Hebrew Studies is an integral component of a liberal arts degree. The student studies Hebrew or Jewish culture in relation to other relevant disciplines in the field of humanities. A degree in Hebrew Studies enables the student to explore, learn, and appreciate Jewish history, literature, language, heritage, and traditions from Biblical time right down to the 21st century.
The Hebrew Studies graduate is taught the broad scope of the Jewish culture’s role within the context of world civilization and present society. While some people might think that Hebrew Studies is exclusive and limited to those who are Jewish, this notion undermines the significant number of gentiles, or non-Jewish people, in campuses all over the U.S. who are currently enrolled in the program.
It may be difficult to believe that a degree in Hebrew Studies can be useful because “Hebrew” has always been associated with antiquity or irrelevance in the non-sectarian world even by Jewish people. Hebrew Studies, however, have trained graduates for careers in Jewish education and communities, public service, environmental planning, international relations, law, politics, and museum curating, among others.
Additionally, a degree in Hebrew Studies is not at all like obtaining instructions at a yeshiva or religious school for rabbinical training; it is more than that. The thrust of Hebrew Studies is to study the Jewish culture from historical, sociological, literary, philosophical, legal, political, and religious perspectives.
How Your Hebrew Studies Degree Can Land You a Job
Like the other majors in a liberal arts curriculum, Hebrew Studies can prepare the students for a wide variety of careers that may include social work, nonprofit administration, teaching, sociology, research, archaeology, journalism, policy advocacy, law, publishing, business, tourism, consulting, psychology, finance, graphic design, diplomacy, public relations, and hotel and restaurant management.
Some students go on to take further studies in theology, divinity, cantorial or rabbinical school while others often take additional courses in Aramaic, the modern equivalent of the ancient Hebrew language, which has been used as a vernacular in Israel, as well as in Yiddish, the Jewish language which evolved into Medieval German and is still spoken by around three million Jews in New York City alone.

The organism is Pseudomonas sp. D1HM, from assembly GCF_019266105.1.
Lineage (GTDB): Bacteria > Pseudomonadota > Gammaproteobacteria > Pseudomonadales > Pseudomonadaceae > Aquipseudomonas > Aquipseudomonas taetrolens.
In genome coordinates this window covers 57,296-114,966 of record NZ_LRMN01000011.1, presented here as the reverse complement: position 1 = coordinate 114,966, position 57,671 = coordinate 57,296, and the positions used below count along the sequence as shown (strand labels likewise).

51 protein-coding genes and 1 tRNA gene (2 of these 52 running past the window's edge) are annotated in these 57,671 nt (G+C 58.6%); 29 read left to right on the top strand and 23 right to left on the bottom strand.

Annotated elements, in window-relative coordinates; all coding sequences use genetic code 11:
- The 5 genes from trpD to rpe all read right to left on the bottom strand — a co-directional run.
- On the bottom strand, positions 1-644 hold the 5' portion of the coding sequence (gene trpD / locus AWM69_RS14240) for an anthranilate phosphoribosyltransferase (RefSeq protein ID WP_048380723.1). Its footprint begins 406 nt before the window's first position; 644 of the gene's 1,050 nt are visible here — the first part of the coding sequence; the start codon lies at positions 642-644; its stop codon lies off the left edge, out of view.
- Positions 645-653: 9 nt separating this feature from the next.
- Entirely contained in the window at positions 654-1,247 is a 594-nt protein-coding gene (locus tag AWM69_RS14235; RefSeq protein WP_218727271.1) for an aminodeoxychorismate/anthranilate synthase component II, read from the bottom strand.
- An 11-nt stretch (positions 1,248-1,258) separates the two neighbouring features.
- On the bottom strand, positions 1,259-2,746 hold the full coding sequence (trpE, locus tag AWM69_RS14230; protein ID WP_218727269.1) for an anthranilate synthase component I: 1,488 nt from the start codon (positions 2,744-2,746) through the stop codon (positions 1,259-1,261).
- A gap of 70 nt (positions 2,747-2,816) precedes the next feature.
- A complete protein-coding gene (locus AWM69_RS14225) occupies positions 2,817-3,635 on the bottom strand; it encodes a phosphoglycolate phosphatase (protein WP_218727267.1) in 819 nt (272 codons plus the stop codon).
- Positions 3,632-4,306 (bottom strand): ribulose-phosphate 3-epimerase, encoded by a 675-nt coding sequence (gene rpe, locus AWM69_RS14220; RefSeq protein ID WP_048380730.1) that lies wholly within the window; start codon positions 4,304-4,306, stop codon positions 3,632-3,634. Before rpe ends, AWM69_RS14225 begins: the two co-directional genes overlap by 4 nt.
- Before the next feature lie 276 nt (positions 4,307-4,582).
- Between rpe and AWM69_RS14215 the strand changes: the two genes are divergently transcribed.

Schools that Offer Hebrew Studies
The Hebrew College located in Newton Center, Massachusetts is one of the best schools from which you can obtain a degree in Hebrew Studies, as well as the Jewish Theological Seminary in New York City. Because of the large Jewish population in the five boroughs, it isn’t surprising that Hebrew Studies is offered by several prestigious institutions in the state such as Cornell and Columbia Universities.
Other state and private universities and colleges also offer Hebrew Studies as a major or minor for a bachelor’s degree as well as a field of concentration for master’s degrees and doctorates. Some of these universities include Tulane University (New Orleans), Wesleyan University (Middletown, Connecticut), Smith College (Northampton, Massachusetts), Stanford University, and Oberlin College (Ohio).
The University of Wisconsin-Madison, a trail blazer in foreign language education, offers Hebrew as a language course cognate to Semitic languages, Hebrew cultural history, Jewish archaeology, and scholarly investigation methodology. The Chicago and Evanston campuses of Northwestern University in Illinois offer Hebrew Studies both as a major and a minor.